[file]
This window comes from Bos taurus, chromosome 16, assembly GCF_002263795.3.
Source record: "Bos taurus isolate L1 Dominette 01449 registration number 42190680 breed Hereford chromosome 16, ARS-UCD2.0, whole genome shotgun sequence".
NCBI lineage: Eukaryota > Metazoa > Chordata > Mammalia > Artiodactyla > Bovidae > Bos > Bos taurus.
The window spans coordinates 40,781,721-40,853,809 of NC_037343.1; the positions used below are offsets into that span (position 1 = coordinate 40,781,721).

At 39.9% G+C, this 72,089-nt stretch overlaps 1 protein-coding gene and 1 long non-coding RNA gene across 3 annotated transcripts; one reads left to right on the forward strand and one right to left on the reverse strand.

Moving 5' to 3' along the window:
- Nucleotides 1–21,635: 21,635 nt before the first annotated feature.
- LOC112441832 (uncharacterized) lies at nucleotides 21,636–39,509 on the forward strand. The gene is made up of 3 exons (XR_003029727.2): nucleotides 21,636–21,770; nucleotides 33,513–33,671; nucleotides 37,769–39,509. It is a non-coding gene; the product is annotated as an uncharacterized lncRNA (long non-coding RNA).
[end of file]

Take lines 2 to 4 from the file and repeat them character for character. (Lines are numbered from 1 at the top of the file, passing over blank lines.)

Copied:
Source record: "Bos taurus isolate L1 Dominette 01449 registration number 42190680 breed Hereford chromosome 16, ARS-UCD2.0, whole genome shotgun sequence".
NCBI lineage: Eukaryota > Metazoa > Chordata > Mammalia > Artiodactyla > Bovidae > Bos > Bos taurus.
The window spans coordinates 40,781,721-40,853,809 of NC_037343.1; the positions used below are offsets into that span (position 1 = coordinate 40,781,721).